Embolization "cuts off the blood supply to a certain part of the body," according to the National Institutes of Health.
This procedure is mostly done as an outpatient, meaning the patient is discharged the same day.
Dr. Mohamad Allaf, vice chairman of urology at Johns Hopkins University School of Medicine, said the planned length of the first lady's hospitalization is "somewhat atypical but not out of the question," noting that it's hard to tell absent more information about Trump. "It may be just out of an abundance of caution and privacy. Certainly, staying a little longer may imply that this is a little bit more of a complex situation."
It's unclear why she hasn't returned to the White House, and experts say, it's hard to speculate.
Brahmbhatt, also an assistant professor of urology at the University of Central Florida College of Medicine, said he would expect some patients to resume some regular activity the day after the procedure. But there could be pain, he said, and to discharge a patient, doctors typically look for three things: "They'll be waiting to see how she eats. They'll want her pain to be in control. They'll want to make sure that the labs show she is stable. Once you meet those criteria, then we can send you home," Brahmbhatt said.
He said the case could have been more complicated. "Everyone's pain threshold is a little different. An embolization is pretty painful regardless. Think about it. You are cutting off the blood supply to tissue in the body, which cuts off oxygen, which causes tissue to die, and that can be pretty painful," Bernstein said.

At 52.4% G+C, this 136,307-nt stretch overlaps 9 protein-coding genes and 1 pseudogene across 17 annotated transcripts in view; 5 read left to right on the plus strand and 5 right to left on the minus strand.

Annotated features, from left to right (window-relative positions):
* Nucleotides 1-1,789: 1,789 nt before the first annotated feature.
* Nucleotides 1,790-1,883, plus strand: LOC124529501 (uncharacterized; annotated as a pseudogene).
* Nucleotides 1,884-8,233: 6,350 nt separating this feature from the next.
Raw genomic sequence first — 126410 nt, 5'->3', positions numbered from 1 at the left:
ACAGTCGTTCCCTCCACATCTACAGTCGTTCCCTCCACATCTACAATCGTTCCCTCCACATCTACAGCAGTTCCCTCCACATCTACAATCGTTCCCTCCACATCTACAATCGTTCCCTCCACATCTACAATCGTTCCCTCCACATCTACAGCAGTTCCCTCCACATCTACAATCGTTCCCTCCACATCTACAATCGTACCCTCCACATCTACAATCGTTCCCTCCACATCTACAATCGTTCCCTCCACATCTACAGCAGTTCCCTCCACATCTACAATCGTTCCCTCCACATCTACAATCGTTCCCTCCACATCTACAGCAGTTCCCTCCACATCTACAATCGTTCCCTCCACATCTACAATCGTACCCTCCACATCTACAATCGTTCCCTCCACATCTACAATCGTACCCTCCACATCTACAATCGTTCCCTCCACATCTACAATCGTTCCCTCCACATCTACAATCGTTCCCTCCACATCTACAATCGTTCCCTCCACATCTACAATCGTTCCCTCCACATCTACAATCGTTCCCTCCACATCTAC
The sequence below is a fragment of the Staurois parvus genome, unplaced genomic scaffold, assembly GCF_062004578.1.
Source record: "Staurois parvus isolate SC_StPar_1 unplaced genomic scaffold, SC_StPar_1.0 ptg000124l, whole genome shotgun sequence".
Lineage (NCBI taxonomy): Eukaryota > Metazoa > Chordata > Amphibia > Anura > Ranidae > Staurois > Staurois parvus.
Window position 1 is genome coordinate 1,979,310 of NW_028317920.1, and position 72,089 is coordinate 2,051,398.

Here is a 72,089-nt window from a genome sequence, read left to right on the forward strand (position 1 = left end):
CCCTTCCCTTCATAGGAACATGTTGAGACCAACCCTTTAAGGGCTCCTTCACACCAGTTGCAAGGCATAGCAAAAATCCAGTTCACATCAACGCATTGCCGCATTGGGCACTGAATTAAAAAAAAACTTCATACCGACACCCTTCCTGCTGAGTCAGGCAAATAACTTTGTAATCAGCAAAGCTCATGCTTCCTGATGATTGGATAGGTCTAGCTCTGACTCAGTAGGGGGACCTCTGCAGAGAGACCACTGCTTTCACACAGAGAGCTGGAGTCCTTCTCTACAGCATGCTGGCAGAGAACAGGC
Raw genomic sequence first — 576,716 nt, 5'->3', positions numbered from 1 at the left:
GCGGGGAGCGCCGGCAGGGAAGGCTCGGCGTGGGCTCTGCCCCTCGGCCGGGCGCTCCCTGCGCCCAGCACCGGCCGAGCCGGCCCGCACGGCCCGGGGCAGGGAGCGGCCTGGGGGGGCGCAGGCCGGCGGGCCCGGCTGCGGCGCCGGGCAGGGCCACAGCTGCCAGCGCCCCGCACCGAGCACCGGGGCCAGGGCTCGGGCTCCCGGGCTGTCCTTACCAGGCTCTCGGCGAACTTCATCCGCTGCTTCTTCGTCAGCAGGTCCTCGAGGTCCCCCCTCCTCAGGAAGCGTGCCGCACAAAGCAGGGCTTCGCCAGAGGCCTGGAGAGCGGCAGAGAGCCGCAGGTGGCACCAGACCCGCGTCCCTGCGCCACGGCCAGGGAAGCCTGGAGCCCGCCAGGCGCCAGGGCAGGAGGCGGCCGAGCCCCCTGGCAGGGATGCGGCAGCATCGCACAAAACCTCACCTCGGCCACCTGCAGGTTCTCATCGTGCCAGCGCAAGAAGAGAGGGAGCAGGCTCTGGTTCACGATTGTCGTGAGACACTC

When his patients ask how long they'll be at the hospital with a procedure like this, he tries to manage their expectations. "I always tell my patients to prepare for the worst-case scenario, which may involve having to stay three or four days in the hospital, or they could get out earlier, and then that would be even better," Bernstein said.
On the flip side, he said, Trump may still be hospitalized simply because she is the first lady and is in a military hospital that "doesn't have the typical constraints of a civilian hospital." Doctors may be taking a little extra time and care to make sure everything is OK with their VIP.
"She's in a private VIP suite. Why not let her recover there and make sure everything is all right?" said Bernstein. "Because it would be a lot worse if they let her out right away and she had to go back because of a complication."
"Since we only have crumbs of information about what the procedure was for, it's hard to know," Berman said. But she hopes the first lady will talk about it someday.
"Millions of people suffer from kidney problems, and we want them to know there's nothing to be ashamed about, and they should be proactive about any concerns they may have. Often, when celebrities like the first lady have a health issue, it raises awareness, which can be good," Berman said. "And she's the first lady, so we are concerned for her health and well-being."